It has been a bit of a wonder, why is XRP coupled with BTC?
While some may reason that many purchase BTC to get XRP and there is therefore a correlation, this doesn't seem to fully explain the phenomenon; I can say for certain that I have never sold a single Drop of XRP just because BTC fell. I'm sure many on this forum many can say the same. So why does the price fall when BTC falls?
I remember when my friend tried to convince me to invest in ETH when it was under 100 dollars. I got a phone call from him. It was before I got into any crypto... "So there is this thing called Etherium and it's like Bitcoin, but it is not Bitcoin." I replied, "I don't know. I'm not getting into Bitcoin... na, I think I'll stay away." "But it's not like Bitcoin," my friend went on not really being able to explain how not. But I wasn't interested in getting into Bitcoin. I had my experience with trying to mine from my computer which ended up being a waste of my time. I wasn't going to get into some "bitcoin lite," a Bitcoin that wasn't really a bitcoin, or some "fake" form of Bitcoin. Therefore, I stayed away at first until he convinced me to just downloaded this app called coinbase. "It's free anyway." Eventually, I found my way to Ripple.
The point here is that someone who is not informed of what makes XRP different and unique from the others will look at xrp as an "alt-coin." Not just because that's what they are referred to as, but because in many people's mind BTC is the king, and everything else is second or third rate. Not because it's at the top of coin market cap, but because if you have to explain xrp to someone, most probably you would start explaining it in the context of Bitcoin, so people see Bitcoin as the first, and the forever-gold-standard.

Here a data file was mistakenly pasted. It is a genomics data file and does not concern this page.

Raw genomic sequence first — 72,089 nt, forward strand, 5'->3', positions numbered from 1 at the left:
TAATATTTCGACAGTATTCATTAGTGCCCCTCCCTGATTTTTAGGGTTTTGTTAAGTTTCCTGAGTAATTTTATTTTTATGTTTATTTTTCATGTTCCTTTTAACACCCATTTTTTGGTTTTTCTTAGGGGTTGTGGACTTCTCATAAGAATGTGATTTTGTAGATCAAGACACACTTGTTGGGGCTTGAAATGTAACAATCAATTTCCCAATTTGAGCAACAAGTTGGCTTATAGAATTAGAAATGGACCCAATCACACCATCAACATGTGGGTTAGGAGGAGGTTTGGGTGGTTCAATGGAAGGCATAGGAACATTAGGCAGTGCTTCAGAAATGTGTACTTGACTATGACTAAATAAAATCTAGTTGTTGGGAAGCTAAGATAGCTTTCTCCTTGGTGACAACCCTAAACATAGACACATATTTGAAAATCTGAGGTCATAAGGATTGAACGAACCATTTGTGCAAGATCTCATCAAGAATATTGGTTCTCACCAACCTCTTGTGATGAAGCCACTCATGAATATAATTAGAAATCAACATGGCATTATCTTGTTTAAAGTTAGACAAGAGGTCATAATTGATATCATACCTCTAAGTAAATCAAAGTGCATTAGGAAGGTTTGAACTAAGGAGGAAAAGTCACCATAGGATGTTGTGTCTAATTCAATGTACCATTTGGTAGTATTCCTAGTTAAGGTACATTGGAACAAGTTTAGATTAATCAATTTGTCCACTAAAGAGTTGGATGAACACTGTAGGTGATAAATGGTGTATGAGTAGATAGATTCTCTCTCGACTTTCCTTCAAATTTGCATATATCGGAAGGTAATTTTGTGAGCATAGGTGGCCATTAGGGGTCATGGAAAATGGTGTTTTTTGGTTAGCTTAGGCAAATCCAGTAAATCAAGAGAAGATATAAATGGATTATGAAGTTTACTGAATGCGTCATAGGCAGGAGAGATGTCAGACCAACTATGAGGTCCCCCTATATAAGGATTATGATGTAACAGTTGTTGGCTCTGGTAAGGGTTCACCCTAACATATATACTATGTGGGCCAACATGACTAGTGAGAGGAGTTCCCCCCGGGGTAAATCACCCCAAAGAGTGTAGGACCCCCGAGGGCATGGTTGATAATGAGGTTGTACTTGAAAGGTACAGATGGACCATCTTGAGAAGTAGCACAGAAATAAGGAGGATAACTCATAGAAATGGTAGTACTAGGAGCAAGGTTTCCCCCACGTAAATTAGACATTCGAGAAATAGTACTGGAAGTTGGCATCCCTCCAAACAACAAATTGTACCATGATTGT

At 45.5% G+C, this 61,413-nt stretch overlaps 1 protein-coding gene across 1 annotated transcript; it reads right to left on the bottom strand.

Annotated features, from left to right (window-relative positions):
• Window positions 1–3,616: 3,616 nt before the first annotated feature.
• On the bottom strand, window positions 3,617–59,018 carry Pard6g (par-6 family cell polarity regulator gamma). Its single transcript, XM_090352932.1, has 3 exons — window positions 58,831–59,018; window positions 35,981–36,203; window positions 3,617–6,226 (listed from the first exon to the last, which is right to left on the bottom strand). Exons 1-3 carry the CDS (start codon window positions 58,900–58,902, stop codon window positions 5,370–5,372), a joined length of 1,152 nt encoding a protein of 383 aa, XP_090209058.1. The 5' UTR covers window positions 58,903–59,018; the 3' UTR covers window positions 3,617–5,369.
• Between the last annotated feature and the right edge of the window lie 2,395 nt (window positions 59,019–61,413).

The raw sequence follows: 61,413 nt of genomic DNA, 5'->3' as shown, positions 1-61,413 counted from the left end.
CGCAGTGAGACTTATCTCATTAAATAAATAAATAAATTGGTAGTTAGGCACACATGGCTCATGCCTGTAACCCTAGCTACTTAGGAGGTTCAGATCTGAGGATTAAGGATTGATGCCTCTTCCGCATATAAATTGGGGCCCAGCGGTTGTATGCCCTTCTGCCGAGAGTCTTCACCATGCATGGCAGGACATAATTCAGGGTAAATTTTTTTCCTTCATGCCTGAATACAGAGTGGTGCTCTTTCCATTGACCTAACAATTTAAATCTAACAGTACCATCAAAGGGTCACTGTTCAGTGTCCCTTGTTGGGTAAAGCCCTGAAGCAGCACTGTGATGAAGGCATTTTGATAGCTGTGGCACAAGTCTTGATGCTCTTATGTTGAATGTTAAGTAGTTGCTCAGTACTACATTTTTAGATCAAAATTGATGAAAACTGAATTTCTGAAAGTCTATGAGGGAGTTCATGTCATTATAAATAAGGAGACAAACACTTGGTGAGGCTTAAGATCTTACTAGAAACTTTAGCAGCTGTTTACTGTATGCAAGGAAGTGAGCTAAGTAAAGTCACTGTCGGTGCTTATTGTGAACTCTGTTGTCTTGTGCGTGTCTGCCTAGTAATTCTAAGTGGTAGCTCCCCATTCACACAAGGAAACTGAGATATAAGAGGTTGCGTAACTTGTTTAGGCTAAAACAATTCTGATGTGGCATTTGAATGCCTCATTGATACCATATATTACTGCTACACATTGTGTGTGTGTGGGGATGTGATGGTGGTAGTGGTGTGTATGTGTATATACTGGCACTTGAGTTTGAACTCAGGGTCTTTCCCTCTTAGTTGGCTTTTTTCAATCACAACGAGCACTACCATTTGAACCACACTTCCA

There are people online who are informed on the topic of Bitcoin, but regarding xrp they're woefully ignorant, but they have no idea of it. They assume that they can fully understand XRP in the context of Bitcoin. Therefore, they talk about XRP as if it needs the same or very similar characteristics as Bitcoin (pre-mined, owned by a company, working with institutions, blah, blah...) This is because they continue to see xrp as if they were looking at BTC.
In regard to the general crypto population, if BTC price is higher, then they start testing some of the so-called alt-coins: "Oh great Bitcoin is up! Crypto must be doing good. I heard something about some alt-coin it's called xrp. I heard Banks use it. Sounds interesting." But if BTC is going down, then people assume that the alt-coins can't be too much better. The thought is, "got to get out if the Bitcoin market. Things don't look safe in the market now. Time to sell my alt-coins.
Brad Garlinghouse was once remarking how the whole market was down because of fear of regulation. His point was that only the coins that would be hurt by regulations should be down, but instead the whole market was down. In my opinion, news of regulation should really push up the price of XRP. Instead people viewed the "Bitcoin" market as a whole. The thought process was something like, "if Bitcoin will be regulated, that wont be good for it or any other crypto."
The coupling of XRP with BTC is only in people's minds. Think about it, if XRP was the first on the scene, it would be seen as the standard. We also would not use the term "wallet" or "cryptocurrency." Maybe we'd use "keys" and "digital assets" instead. The whole idea of these digital assets being a currency is only because the maker of the first crypto was actually try to make a currency, and as you may already know, your wallets have nothing in them besides for you keys. There is no currency or assest in them. A "key ring" would be a more appropriate term for a hardware wallet.
The point is XRP is seen as a BTC lite. To decouple, XRP needs to be seen as a digital asset in its own right.